Just a couple of clarifications up front: I’m rather confident that some of the most bizarre deliveries in the history of baseball were on display during the 1800s and early 20th century, especially considering that overhand throws weren’t even allowed until 1884. Unfortunately, since we don’t really have video of guys from that area — and really, up until the 1960s and ‘70s for the most part — it’s hard to go back and make a fair, informed judgment on them, so I wasn’t able to factor those pitchers into the debate. Additionally, with all the respect in the world for pitchers like Luis Tiant, Satchel Paige, Juan Marichal, Johnny Cueto, Hideo Nomo, and Kevin Brown who deceived thousands of hitters over the years with unorthodox windups, my focus here is on the actual delivery — the shift of weight towards the plate and the angle at which the ball is released. So without further ado, here are the 12 weirdest deliveries in modern baseball history. (If you have any objections or omissions, please leave them in the comments!)

Sid Fernandez, LHP, 1983-97

At first, Fernandez’s delivery appears unorthodox, but maybe not that different from those of the many other relievers who have made a living throwing with a sidearm motion. Look a little closer, though, and you’ll notice that Fernandez’s left elbow snaps so violently that you’d think he’d suffered a UCL tear on every single pitch. His forearm shifts upward, causing the ball to be released at a higher angle than with a standard sidearm motion, surely causing extra stress for hitters. It’s not that different from a normal sidearm delivery, but it’s certainly quite a bit more painful to watch.


Josh Collmenter, RHP, 2011-17

In terms of release point, Collmenter was basically the polar opposite of Rogers, jerking to his left, picking up his right foot, and throwing so aggressively overhand that he released the ball close to where his head was at the start of the delivery. It’s hard to have a legendarily weird overhand delivery, but Collmenter’s release point was just so unorthodox that he managed to do so.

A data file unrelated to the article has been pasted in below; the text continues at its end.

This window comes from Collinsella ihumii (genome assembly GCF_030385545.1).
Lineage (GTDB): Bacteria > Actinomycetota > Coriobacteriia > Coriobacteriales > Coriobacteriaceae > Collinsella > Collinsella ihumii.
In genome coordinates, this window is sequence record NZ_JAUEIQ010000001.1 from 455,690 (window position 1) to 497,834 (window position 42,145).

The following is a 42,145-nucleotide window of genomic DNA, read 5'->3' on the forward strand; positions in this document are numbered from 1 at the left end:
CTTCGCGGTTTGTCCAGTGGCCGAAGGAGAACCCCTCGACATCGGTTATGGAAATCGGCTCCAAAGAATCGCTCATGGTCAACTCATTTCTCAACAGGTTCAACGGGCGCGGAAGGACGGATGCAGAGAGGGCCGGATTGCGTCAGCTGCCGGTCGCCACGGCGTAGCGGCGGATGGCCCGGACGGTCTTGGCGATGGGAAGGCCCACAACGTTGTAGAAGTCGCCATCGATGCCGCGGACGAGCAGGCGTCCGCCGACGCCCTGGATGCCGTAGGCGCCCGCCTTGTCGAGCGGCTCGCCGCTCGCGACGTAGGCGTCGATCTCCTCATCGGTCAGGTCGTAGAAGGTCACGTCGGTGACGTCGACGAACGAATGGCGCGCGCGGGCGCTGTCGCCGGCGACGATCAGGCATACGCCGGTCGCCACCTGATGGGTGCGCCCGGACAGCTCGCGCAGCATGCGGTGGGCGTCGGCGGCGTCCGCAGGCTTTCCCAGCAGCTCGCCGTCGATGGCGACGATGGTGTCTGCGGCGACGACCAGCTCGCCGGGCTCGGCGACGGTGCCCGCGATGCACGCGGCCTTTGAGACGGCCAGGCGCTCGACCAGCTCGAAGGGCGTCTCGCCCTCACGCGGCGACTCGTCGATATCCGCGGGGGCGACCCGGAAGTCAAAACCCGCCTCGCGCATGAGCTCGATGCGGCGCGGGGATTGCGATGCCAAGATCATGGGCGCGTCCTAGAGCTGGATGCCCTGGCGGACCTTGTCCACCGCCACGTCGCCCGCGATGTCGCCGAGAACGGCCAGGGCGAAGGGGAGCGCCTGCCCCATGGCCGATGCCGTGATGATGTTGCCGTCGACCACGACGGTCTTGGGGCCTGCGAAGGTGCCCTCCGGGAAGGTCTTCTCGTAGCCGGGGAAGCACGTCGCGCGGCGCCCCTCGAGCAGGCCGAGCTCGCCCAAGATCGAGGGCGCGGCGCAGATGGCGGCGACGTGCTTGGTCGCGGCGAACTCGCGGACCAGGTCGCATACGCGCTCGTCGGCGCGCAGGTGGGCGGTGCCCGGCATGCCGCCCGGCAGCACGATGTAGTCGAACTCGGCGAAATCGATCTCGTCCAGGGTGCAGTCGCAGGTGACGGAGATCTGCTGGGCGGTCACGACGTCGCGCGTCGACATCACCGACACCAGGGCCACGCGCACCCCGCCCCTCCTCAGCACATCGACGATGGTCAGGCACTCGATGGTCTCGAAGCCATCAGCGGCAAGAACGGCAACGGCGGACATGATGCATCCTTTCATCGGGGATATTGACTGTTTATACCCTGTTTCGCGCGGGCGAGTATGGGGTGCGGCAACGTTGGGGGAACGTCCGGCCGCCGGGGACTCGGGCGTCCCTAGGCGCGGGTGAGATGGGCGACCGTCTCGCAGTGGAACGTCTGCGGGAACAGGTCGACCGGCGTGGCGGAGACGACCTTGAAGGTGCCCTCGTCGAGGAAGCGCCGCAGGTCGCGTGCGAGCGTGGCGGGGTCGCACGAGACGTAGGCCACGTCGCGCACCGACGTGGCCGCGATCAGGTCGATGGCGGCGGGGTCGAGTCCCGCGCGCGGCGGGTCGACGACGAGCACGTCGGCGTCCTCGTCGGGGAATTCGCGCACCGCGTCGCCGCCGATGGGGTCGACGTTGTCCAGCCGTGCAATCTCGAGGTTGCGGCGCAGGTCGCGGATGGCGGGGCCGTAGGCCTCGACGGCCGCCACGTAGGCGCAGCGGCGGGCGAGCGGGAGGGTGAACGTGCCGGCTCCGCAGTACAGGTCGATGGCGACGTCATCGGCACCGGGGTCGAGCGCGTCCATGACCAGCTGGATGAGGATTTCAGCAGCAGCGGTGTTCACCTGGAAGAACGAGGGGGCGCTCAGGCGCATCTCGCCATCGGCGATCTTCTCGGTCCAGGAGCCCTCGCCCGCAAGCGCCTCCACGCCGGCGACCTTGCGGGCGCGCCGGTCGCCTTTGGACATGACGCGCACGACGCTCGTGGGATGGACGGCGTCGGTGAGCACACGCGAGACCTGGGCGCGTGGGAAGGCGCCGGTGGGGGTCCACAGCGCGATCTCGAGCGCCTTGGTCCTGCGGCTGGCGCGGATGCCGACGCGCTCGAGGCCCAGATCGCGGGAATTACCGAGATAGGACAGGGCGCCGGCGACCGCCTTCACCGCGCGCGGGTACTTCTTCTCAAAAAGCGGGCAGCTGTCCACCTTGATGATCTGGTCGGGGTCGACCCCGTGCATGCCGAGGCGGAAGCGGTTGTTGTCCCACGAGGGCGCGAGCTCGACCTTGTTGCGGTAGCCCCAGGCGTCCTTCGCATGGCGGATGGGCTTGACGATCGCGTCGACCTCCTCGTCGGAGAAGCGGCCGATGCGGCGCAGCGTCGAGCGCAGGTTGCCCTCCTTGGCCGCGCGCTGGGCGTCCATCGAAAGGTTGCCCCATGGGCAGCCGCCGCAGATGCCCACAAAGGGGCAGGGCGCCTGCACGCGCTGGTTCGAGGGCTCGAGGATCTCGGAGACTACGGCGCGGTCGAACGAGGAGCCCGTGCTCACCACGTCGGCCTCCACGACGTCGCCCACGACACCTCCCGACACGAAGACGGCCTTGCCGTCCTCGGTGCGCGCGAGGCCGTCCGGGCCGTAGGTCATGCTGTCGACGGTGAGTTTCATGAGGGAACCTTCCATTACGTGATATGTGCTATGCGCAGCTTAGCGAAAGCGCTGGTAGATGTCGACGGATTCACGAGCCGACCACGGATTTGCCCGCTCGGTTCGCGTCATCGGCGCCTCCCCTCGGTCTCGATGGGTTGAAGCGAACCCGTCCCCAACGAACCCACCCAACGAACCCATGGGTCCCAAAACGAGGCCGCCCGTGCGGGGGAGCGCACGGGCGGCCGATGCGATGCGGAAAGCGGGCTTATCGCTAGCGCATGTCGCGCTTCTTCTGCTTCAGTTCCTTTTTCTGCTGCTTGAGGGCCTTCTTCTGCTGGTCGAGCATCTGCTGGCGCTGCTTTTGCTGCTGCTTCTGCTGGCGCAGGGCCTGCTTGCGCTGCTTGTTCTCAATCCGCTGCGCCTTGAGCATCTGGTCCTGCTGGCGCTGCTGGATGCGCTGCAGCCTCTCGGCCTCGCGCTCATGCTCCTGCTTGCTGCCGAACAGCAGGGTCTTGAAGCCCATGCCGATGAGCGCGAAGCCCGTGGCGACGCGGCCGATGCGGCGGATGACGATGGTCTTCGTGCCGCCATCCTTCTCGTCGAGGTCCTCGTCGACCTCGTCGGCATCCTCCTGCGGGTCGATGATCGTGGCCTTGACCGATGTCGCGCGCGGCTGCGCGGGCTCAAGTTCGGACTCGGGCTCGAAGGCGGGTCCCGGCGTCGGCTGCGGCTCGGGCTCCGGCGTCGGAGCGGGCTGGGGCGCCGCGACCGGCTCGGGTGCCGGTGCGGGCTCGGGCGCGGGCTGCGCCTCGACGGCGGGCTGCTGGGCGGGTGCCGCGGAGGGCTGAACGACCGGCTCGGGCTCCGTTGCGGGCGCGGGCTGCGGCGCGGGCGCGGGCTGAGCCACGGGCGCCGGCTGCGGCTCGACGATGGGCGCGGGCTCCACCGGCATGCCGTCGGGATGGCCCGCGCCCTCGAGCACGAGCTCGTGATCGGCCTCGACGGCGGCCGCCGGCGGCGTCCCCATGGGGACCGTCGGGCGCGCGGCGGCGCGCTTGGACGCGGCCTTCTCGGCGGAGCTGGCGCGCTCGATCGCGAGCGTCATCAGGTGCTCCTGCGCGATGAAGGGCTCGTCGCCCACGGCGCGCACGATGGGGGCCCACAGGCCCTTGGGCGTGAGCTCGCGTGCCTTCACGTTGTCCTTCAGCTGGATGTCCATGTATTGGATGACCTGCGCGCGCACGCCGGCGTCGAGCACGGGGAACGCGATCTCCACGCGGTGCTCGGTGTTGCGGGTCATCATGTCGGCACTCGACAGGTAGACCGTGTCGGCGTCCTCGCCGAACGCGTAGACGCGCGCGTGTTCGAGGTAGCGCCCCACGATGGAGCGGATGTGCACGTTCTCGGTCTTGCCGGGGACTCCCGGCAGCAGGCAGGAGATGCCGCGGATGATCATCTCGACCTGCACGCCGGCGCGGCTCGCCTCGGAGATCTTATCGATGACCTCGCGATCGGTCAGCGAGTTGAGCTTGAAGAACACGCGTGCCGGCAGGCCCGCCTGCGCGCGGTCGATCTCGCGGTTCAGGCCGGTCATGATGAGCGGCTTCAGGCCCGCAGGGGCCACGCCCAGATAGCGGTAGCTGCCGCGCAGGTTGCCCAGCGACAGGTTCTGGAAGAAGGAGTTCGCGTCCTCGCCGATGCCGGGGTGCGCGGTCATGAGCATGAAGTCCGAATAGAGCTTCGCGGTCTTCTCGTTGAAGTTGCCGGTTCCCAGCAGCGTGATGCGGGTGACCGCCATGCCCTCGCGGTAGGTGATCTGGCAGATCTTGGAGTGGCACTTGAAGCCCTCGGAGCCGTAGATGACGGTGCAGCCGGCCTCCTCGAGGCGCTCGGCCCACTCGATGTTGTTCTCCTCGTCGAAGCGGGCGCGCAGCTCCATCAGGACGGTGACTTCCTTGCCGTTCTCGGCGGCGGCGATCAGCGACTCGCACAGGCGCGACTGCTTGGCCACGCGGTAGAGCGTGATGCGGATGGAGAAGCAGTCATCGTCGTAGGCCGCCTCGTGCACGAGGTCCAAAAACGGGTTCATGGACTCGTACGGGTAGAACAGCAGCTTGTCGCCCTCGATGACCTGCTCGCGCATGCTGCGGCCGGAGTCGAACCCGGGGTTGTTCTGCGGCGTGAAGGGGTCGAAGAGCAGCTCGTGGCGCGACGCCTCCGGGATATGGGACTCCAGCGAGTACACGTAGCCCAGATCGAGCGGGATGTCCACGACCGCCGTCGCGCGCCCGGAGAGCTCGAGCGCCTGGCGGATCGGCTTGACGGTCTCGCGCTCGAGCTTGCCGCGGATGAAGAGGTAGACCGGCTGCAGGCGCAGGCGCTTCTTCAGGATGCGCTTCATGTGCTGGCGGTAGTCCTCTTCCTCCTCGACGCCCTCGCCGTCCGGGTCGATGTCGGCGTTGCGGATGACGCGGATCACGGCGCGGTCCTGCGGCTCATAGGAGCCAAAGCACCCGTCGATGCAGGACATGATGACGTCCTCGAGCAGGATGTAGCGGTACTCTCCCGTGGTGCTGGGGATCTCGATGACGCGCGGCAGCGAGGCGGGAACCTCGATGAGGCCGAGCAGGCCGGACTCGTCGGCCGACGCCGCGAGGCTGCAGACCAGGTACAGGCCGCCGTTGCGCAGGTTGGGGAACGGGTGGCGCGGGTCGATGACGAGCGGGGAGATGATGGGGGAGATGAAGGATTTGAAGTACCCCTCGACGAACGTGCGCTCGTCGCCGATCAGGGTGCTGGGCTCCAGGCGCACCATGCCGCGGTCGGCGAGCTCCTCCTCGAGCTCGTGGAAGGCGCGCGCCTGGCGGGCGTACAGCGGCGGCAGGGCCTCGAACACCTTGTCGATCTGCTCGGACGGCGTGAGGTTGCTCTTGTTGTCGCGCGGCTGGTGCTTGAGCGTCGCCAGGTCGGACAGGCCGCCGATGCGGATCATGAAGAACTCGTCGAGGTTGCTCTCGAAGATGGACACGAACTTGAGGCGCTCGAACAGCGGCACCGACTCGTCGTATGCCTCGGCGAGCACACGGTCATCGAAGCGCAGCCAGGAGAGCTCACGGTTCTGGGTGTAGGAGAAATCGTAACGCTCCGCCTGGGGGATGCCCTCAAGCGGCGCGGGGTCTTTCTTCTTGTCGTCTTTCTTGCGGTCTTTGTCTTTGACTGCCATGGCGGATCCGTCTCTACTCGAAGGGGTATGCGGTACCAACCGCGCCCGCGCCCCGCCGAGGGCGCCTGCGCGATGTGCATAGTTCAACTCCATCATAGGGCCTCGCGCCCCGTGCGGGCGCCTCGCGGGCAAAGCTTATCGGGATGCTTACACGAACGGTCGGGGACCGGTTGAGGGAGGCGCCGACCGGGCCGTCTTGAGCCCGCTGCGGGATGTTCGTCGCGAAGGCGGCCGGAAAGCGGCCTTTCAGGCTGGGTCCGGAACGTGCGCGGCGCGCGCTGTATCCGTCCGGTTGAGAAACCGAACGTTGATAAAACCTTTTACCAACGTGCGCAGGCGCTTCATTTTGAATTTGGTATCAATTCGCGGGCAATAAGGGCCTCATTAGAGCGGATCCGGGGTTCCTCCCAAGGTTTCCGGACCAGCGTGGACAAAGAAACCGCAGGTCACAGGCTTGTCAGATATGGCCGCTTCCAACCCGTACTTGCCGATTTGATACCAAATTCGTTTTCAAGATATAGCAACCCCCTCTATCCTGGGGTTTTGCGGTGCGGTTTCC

Jordan Walden, RHP, 2010-15

Walden’s unusual delivery may have been a driving force in his career ending prematurely at the age of 27, but while he was healthy, he was one of the league’s most dominant relievers. Taking a crow hop with his back foot and landing on his front foot, Walden released the ball while he was basically mid-jump. This delivery may be deemed illegal if Walden was still pitching today, but during the time where he was active, it was unbelievably deceptive.


Dan Quisenberry, RHP, 1979-90

Beyond just being a submariner, which is extremely unique by itself, Quisenberry pitched out of a windup, shifting his arm backward before his release so that he almost ended up looking like a softball pitcher. While his release angle wasn’t as extreme as those of the few submariners we see in professional baseball today, his delivery was so complex and atypical that it was surely a nightmare for hitters to try to pick up.


Byung-hyun Kim, RHP, 1999-2007

Kim’s delivery is somewhere between sidearm and submarine, so violent that he follows through in a one-legged pivot with his right leg shifting all the way across his left thigh. Very painful-looking, and undoubtedly hard for hitters to identify and make contact with.


Chad Bradford, RHP, 1998-2009

Bradford, a central character in Moneyball, pitched with a delivery somewhat similar to Rogers’, nearly scraping the dirt with his right hand but then releasing the ball with such an upward trajectory that it often ended up near the top of the strike zone. Maybe not the most bizarre submarine delivery of all time, but it’s definitely up there.